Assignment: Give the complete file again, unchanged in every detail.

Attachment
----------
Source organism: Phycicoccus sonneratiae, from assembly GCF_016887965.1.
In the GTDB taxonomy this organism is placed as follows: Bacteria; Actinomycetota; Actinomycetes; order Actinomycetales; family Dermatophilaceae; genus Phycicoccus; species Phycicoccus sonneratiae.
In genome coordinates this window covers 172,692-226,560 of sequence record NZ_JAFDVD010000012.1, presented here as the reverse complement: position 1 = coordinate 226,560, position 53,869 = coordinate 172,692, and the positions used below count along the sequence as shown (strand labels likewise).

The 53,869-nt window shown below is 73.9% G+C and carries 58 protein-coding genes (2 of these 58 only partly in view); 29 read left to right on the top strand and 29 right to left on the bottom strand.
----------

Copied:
Source organism: Phycicoccus sonneratiae, from assembly GCF_016887965.1.
In the GTDB taxonomy this organism is placed as follows: Bacteria; Actinomycetota; Actinomycetes; order Actinomycetales; family Dermatophilaceae; genus Phycicoccus; species Phycicoccus sonneratiae.
In genome coordinates this window covers 172,692-226,560 of sequence record NZ_JAFDVD010000012.1, presented here as the reverse complement: position 1 = coordinate 226,560, position 53,869 = coordinate 172,692, and the positions used below count along the sequence as shown (strand labels likewise).

The 53,869-nt window shown below is 73.9% G+C and carries 58 protein-coding genes (2 of these 58 only partly in view); 29 read left to right on the top strand and 29 right to left on the bottom strand.